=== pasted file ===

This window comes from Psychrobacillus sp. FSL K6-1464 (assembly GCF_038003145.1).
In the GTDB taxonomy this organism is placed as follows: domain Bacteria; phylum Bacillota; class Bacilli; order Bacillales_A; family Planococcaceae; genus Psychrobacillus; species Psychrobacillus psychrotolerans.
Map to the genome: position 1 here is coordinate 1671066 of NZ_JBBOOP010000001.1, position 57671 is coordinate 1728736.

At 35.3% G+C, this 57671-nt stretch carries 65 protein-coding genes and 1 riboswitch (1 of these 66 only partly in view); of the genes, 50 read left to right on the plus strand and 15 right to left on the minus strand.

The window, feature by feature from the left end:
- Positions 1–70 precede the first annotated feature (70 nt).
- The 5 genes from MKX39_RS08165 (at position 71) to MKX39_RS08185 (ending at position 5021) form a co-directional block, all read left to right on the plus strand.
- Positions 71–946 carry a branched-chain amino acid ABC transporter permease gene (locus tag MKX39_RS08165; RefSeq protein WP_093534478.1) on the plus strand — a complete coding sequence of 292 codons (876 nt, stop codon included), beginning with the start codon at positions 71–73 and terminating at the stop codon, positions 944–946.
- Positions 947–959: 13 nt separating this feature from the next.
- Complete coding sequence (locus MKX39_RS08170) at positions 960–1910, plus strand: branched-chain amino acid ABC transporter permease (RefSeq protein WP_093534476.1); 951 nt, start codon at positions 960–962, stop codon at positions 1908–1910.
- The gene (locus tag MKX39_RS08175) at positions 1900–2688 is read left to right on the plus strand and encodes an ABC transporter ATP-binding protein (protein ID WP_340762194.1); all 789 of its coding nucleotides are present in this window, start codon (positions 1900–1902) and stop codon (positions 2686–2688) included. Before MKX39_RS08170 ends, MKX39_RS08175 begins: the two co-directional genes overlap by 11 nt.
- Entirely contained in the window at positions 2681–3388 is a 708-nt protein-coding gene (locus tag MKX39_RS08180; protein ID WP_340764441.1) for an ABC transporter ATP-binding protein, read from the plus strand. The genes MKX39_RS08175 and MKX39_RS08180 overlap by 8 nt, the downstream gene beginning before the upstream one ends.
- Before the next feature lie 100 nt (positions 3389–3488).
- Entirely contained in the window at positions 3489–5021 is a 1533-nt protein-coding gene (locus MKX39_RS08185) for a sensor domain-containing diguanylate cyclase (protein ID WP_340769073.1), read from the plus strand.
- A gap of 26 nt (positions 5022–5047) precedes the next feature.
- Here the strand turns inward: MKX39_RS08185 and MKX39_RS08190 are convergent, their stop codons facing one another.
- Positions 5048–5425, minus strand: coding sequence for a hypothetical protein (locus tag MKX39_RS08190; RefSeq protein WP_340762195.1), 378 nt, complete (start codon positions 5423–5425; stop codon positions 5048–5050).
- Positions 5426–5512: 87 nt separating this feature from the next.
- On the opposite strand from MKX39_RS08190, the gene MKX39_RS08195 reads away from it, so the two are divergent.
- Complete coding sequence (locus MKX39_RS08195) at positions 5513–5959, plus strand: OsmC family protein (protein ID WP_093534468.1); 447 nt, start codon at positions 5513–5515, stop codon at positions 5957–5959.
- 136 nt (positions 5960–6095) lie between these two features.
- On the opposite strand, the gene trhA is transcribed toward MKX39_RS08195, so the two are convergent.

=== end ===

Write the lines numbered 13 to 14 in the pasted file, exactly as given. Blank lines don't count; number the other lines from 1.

- Before the next feature lie 100 nt (positions 3389–3488).
- Entirely contained in the window at positions 3489–5021 is a 1533-nt protein-coding gene (locus MKX39_RS08185) for a sensor domain-containing diguanylate cyclase (protein ID WP_340769073.1), read from the plus strand.